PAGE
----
Tesla opens up Superchargers in the US to other electric vehicles: price and membership
By Nuno Cristovao
Tesla has officially opened select Superchargers in the US to all compatible electric vehicles. This follows news that Tesla has retrofitted various Superchargers with its Magic Dock solution, which allows Tesla to easily support the standard CCS connector in addition to Tesla’s own NACS connector.
Tesla has previously opened Superchargers in several countries around the world, although this was significantly easier for Tesla since Tesla uses the standard CCS connector in most countries outside of the US and Canada. In the US, Tesla had to retrofit Superchargers to provide a solution that supports multiple ports.
Tesla needed to develop a solution to continue supporting its own NACS connector alongside the CCS connector. The Magic Dock does this in an elegant and simple way. The Magic Dock houses a CCS adapter inside that only snaps onto the Tesla connector when needed. Tesla owners can continue charging at these stations without any changes.
Cost for non-Teslas
Non-Tesla vehicles charged on Superchargers pay a slight premium over their Tesla counterparts. An early look at superchargers Tesla has opened up shows that Tesla is charging about $0.10 more per kWh to charge other electric vehicles. That’s about a 25% premium over Tesla’s standard rate, though Supercharger prices vary by station and time of day.
Tesla also offers a monthly membership option for non-Tesla owners who want to reduce their price per kilowatt hour. For $12.99/month, non-Tesla owners can subscribe to lower their charge rate to the same as Tesla vehicles.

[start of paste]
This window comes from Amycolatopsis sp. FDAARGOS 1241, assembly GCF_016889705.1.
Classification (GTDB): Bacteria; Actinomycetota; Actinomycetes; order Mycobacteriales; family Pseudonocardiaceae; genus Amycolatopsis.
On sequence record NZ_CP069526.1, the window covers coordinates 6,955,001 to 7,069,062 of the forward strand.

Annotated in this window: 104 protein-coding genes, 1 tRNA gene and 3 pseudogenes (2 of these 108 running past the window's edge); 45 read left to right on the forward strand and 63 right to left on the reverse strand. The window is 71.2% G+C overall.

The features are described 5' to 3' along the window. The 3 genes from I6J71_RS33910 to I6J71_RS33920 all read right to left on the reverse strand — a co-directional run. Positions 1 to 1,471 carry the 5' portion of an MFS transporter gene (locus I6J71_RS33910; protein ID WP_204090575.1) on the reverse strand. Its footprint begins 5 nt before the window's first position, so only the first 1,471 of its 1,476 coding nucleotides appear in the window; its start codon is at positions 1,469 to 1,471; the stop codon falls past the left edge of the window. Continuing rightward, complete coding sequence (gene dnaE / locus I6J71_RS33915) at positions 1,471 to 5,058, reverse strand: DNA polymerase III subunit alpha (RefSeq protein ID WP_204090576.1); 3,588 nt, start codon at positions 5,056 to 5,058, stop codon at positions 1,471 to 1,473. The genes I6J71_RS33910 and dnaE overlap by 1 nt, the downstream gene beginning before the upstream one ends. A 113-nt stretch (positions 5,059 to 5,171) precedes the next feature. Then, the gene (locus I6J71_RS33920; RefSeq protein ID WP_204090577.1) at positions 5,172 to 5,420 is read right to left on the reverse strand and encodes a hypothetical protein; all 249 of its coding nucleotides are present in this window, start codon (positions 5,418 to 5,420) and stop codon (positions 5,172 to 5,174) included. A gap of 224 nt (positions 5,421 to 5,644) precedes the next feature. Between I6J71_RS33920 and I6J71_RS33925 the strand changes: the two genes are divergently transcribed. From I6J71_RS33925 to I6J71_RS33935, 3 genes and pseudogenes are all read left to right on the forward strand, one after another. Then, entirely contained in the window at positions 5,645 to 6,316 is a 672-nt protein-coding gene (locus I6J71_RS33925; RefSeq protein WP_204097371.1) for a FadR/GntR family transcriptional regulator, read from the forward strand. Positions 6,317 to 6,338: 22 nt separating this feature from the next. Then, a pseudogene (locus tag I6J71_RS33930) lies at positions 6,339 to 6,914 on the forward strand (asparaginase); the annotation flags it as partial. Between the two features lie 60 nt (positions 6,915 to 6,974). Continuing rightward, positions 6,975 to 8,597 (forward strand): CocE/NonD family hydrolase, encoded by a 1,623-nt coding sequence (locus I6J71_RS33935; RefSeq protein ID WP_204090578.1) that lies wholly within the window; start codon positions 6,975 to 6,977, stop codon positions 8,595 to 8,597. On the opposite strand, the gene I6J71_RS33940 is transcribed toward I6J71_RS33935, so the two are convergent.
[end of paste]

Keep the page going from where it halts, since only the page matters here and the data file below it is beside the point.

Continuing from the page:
There are currently no other membership benefits, and non-Tesla owners are limited to the same Superchargers whether they have a membership or not.
Membership is only open to non-Teslas and won’t lower charging rates for Tesla owners, although it could be an interesting option if Tesla decides to consider it.
Tesla charges idle fees for vehicles that remain at a supercharging spot after their vehicle has been charged. Idle charges vary based on station occupancy and are waived when station occupancy is less than 50%.
Tesla charges the same idle fees for Tesla and non-Tesla vehicles.
Compatible electric vehicles
If your electric vehicle uses CCS, or you have an adapter for your vehicle that plugs into a CCS1 connector, you can probably use Tesla’s Supercharger. The only other physical requirement is that your vehicle’s charging port must reach Tesla’s Supercharger cable without blocking access for others.
While Tesla owners are rightly concerned about issues like supercharger overload and dock lockup, Tesla is doing everything it can to minimize these issues.
Tesla has no plans to open all of its superchargers. Tesla told the US government it will open 7,500 Supercharger stations for all compatible electric vehicles. This number includes current and future Superchargers.
The most popular Tesla superchargers will likely remain exclusive to Tesla vehicles, as Tesla doesn’t want to exacerbate congestion at its busiest locations.
However, non-Tesla vehicles will bring additional traffic to smaller superchargers used in celebration, resulting in additional profits for Tesla that will allow them to continue expanding their supercharger network.